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Youth mentoring and adult-youth relationships: The importance of context

Brooker, Miriam (2009) Youth mentoring and adult-youth relationships: The importance of context. Masters by Research thesis, Murdoch University.

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      Abstract

      This study is about programmes that foster adult-youth relationships and more specifically about the community context necessary for such programmes to flourish. The study is designed to explore a faith-based community context in which a youth mentoring programme is being considered as a strategy to help develop adult-youth relationships and youth participation in the community. The focus of this research is an Anglican parish in Perth, Western Australia. The study evaluates whether mentoring would be the most appropriate adult-youth programme intervention to facilitate parish ministry to its young people.

      Three literatures related to formal adult-youth programmes including youth mentoring, intergenerational and youth-adult partnerships inform the study. Key programme characteristics and theoretical models related to the three literatures are identified, as well as recommended practices or behaviours associated with the development of effective adult-youth relationships.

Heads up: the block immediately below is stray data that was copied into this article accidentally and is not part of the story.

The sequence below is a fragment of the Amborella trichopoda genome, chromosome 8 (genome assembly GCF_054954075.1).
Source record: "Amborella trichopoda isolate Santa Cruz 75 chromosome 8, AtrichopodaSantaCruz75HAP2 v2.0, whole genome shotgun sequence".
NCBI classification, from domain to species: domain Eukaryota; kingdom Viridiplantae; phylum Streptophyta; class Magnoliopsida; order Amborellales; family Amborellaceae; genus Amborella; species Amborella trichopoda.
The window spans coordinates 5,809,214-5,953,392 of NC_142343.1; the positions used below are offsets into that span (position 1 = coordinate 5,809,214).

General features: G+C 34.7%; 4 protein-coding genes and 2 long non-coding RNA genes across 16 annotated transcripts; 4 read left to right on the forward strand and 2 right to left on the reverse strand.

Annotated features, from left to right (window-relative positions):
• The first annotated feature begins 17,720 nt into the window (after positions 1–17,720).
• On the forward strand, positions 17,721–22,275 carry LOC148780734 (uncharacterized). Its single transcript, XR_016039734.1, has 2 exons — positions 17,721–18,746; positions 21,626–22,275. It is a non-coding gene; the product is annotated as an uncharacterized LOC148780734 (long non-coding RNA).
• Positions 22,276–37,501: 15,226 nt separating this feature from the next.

The study methodology emphasises wide consultation and elicits the perceptions and expectations of participants regarding youth mentoring and youth participation. Illuminative evaluation, action research and mixed methods approaches are integrated and combined within the study, incorporating a range of data sources to be compared and contrasted to identify adult and youth needs and to produce recommendations pertinent to the parish context. A sociocultural approach to data analysis and interpretation, as outlined by Barbara Rogoff, is employed to foreground interpersonal relationships in the parish whilst also considering individual and cultural-institutional planes of analysis.

      Youth participation is identified to be an adult need given the anxiety of many study participants about the future of the parish and their valuing of a community incorporating all age groups. Despite generally positive participant expectations of mentoring as an intervention, study findings indicate that a formal youth-adult activity programme would be more likely to respond to the needs of all young people connected to the parish. Mentoring is identified to be one potential form of youth-adult activity that could be included, as well as being a form of relationship that could develop naturally. The study includes four main recommendations regarding preparatory activities intended to support the design and implementation of an effective parish adult-youth programme: (1) Address barriers to communication between youth and adults; (2) Be aware of power differences between adults and youth; (3) Be open to supporting youth initiated change; and (4) Develop a shared vision for youth participation in the parish. Overall, lessons learned from the youth mentoring, intergenerational and adult-youth partnership literatures suggest that a focus on mutuality and reciprocity between youth and adults is most beneficial for the development of ongoing relationships.

      Publication Type: Thesis (Masters by Research)
      Murdoch Affiliation: School of Education
      Supervisor: MacCallum, Judy
      URI: http://researchrepository.murdoch.edu.au/id/eprint/715
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